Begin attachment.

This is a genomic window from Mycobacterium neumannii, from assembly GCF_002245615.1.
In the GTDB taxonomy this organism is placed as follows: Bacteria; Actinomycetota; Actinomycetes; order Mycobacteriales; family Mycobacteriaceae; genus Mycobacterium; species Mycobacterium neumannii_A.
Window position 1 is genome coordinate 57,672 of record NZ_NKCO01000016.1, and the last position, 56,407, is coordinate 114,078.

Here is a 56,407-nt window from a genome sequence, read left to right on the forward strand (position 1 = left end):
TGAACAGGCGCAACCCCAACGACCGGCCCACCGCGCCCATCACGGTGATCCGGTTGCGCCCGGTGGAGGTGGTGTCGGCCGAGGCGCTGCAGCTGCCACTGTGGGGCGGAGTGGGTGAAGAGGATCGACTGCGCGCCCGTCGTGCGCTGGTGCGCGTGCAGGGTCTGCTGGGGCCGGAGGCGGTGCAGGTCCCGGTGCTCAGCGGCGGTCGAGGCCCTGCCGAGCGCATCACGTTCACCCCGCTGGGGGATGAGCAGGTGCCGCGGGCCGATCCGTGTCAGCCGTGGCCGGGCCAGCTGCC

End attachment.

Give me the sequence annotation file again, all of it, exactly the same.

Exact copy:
This is a genomic window from Mycobacterium neumannii, from assembly GCF_002245615.1.
In the GTDB taxonomy this organism is placed as follows: Bacteria; Actinomycetota; Actinomycetes; order Mycobacteriales; family Mycobacteriaceae; genus Mycobacterium; species Mycobacterium neumannii_A.
Window position 1 is genome coordinate 57,672 of record NZ_NKCO01000016.1, and the last position, 56,407, is coordinate 114,078.

Here is a 56,407-nt window from a genome sequence, read left to right on the forward strand (position 1 = left end):
TGAACAGGCGCAACCCCAACGACCGGCCCACCGCGCCCATCACGGTGATCCGGTTGCGCCCGGTGGAGGTGGTGTCGGCCGAGGCGCTGCAGCTGCCACTGTGGGGCGGAGTGGGTGAAGAGGATCGACTGCGCGCCCGTCGTGCGCTGGTGCGCGTGCAGGGTCTGCTGGGGCCGGAGGCGGTGCAGGTCCCGGTGCTCAGCGGCGGTCGAGGCCCTGCCGAGCGCATCACGTTCACCCCGCTGGGGGATGAGCAGGTGCCGCGGGCCGATCCGTGTCAGCCGTGGCCGGGCCAGCTGCC